In Option 2 for pumps, we considered further lowering the leak 
definition for pumps in light liquid service to 500 ppm. The leak 
definition of 500 ppm for pumps appears in a few consent decrees. 
However, we estimated a significantly higher incremental cost to reduce 
a ton of VOC emissions for all of the models compared to Option 1 for 
pumps. Table 14 of this preamble shows the incremental costs and VOC 
emissions reductions of lowering the leak definition from 2,000 ppm 
(Option 1 for pumps) to 500 ppm for pumps in light liquid service.

 Table 14--Model Plant Costs and VOC Emissions Reduction Estimates for Option 2 for Pumps (Leak Definition of 500 ppm) Incremental to Option 1 for Pumps
--------------------------------------------------------------------------------------------------------------------------------------------------------
                                                                        Annualized
                                                       Capital costs   costs without   VOC recovery        Total        VOC emissions     Overall cost
                     Model                                  ($)          recovery       credit ($)      annualized     Reduction (tpy)  effectiveness ($/
                                                                        credits ($)                      costs ($)                          ton VOC)
--------------------------------------------------------------------------------------------------------------------------------------------------------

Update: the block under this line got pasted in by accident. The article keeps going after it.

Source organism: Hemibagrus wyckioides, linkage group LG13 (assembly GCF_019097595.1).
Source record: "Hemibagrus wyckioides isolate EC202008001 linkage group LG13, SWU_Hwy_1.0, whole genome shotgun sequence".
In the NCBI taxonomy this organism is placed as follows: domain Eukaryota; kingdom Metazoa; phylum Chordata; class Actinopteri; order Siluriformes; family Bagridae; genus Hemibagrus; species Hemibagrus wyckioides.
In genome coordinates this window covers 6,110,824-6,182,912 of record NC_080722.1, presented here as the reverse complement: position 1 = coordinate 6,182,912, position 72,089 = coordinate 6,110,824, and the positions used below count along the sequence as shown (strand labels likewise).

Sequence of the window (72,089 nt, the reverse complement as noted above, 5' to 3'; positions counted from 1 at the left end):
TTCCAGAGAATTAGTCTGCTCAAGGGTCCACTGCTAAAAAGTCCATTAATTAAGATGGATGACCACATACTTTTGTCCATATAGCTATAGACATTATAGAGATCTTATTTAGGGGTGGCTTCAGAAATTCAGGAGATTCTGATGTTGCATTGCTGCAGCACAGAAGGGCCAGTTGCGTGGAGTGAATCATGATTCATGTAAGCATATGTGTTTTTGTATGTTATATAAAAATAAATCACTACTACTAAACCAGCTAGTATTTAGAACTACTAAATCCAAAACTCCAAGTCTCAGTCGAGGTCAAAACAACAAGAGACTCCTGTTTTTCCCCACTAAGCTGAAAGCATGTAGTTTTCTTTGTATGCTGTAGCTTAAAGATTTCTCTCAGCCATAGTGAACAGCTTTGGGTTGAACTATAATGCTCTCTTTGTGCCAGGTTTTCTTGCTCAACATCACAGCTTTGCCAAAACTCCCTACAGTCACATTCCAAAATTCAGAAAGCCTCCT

Chemical Manufacturing Models..................   1            1,000             370            (12)       350                   0.024            15,000
                                                  2            2,700             980            (32)       940                   0.063            15,000
                                                  3            3,700           1,400            (44)     1,300                   0.088            15,000
--------------------------------------------------------------------------------------------------------------------------------------------------------
Petroleum Refinery Models......................   4              140             440          (0.15)       440                 0.00031         1,400,000
                                                  5            1,200           3,800           (1.3)     3,800                  0.0026         1,400,000